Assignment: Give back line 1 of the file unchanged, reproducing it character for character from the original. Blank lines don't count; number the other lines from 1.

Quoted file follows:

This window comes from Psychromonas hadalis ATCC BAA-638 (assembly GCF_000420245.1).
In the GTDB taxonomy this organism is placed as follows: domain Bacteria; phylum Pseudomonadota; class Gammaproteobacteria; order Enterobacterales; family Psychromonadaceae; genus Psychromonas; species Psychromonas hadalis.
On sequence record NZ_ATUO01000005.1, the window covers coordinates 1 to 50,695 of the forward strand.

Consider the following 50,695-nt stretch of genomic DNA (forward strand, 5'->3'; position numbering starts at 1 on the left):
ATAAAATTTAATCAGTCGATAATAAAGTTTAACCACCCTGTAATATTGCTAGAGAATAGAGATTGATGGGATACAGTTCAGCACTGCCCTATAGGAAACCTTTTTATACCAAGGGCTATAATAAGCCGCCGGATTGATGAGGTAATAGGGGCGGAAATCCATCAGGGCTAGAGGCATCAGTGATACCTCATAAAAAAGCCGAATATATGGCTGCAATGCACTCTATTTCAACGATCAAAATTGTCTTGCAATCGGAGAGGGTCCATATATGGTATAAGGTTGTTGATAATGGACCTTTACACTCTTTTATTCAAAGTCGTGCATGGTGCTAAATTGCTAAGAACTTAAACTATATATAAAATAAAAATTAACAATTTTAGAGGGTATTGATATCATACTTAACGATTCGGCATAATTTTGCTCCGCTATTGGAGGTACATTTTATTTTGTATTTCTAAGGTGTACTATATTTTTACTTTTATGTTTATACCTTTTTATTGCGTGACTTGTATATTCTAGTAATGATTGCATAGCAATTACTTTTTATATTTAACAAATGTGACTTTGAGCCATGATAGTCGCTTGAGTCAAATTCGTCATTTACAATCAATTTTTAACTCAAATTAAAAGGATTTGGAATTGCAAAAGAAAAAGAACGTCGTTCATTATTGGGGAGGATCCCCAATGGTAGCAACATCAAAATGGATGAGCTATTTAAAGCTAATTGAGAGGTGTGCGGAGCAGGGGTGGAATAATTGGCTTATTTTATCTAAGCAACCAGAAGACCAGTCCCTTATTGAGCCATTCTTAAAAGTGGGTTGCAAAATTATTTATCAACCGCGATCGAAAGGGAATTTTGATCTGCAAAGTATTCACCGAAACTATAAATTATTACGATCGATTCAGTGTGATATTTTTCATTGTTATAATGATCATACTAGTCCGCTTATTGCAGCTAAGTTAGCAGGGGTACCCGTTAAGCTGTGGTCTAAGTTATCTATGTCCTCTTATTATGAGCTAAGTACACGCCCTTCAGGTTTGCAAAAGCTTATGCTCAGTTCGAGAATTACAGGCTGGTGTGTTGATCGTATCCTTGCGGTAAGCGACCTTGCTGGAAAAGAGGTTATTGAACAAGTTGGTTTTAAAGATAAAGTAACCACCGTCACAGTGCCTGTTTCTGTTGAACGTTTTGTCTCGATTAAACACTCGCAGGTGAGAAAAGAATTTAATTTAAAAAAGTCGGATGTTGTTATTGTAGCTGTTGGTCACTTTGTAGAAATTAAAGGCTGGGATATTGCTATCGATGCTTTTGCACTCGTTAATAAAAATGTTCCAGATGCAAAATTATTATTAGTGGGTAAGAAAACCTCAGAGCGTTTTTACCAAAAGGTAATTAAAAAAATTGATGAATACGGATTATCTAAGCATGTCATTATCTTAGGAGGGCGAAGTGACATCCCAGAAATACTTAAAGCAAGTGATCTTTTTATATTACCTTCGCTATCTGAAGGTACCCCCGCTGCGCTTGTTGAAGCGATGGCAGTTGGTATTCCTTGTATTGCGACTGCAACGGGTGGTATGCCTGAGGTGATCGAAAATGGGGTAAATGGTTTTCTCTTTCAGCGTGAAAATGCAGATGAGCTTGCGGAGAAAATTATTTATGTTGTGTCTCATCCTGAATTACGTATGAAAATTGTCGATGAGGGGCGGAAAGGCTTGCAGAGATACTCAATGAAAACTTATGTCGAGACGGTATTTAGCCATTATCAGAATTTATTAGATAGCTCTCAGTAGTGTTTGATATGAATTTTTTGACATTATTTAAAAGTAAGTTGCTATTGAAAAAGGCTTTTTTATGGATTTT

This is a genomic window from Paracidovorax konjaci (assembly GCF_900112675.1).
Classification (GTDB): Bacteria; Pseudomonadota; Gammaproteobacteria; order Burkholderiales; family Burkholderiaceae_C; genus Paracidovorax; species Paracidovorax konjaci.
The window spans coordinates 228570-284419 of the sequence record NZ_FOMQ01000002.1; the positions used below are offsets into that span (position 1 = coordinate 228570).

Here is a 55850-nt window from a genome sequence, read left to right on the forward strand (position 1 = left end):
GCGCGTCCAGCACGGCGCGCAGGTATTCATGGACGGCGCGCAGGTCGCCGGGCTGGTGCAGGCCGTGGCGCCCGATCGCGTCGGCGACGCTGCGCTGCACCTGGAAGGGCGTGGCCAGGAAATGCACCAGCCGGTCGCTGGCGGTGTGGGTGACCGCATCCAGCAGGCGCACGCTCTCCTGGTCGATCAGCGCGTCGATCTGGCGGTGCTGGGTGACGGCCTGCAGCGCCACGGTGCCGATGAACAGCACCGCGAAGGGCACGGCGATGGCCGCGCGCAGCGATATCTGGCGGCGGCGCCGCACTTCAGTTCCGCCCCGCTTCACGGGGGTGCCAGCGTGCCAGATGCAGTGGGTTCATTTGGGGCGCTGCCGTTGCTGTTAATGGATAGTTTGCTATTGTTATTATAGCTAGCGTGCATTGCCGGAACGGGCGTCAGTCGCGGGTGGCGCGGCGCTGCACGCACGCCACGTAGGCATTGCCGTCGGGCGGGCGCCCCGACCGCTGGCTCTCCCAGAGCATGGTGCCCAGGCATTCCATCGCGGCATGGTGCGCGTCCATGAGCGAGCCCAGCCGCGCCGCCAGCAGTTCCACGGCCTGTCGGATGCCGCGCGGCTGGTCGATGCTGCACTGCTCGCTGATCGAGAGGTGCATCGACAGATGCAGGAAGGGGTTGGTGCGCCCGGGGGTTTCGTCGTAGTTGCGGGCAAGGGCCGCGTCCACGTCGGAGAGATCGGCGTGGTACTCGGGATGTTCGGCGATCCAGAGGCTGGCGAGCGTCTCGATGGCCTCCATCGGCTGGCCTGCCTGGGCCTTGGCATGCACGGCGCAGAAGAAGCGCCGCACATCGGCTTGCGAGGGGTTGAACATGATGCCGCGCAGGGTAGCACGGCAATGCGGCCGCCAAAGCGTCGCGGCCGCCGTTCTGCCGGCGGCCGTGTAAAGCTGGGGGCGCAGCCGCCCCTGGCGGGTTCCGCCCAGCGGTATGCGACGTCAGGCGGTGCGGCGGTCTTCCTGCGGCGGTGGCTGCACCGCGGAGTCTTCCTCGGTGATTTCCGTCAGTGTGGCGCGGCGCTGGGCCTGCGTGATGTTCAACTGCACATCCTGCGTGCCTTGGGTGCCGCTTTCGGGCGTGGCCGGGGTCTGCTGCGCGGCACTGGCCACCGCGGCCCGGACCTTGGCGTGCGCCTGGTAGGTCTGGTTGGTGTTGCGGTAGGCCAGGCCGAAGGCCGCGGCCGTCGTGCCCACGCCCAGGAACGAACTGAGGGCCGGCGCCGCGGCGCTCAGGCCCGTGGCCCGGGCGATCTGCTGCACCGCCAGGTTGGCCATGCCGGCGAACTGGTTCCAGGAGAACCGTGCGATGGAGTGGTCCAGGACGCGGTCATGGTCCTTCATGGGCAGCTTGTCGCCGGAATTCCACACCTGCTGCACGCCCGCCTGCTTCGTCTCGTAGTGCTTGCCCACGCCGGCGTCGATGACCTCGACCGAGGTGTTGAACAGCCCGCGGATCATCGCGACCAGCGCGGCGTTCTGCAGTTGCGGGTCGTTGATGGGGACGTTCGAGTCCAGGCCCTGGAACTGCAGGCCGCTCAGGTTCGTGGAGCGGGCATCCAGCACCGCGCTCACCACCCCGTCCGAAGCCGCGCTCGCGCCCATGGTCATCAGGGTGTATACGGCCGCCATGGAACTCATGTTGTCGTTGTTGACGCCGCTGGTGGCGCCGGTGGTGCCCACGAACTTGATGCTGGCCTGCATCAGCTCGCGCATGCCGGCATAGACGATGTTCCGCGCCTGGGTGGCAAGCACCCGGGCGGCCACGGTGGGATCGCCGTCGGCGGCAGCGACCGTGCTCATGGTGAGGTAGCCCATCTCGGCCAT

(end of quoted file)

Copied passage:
This window comes from Psychromonas hadalis ATCC BAA-638 (assembly GCF_000420245.1).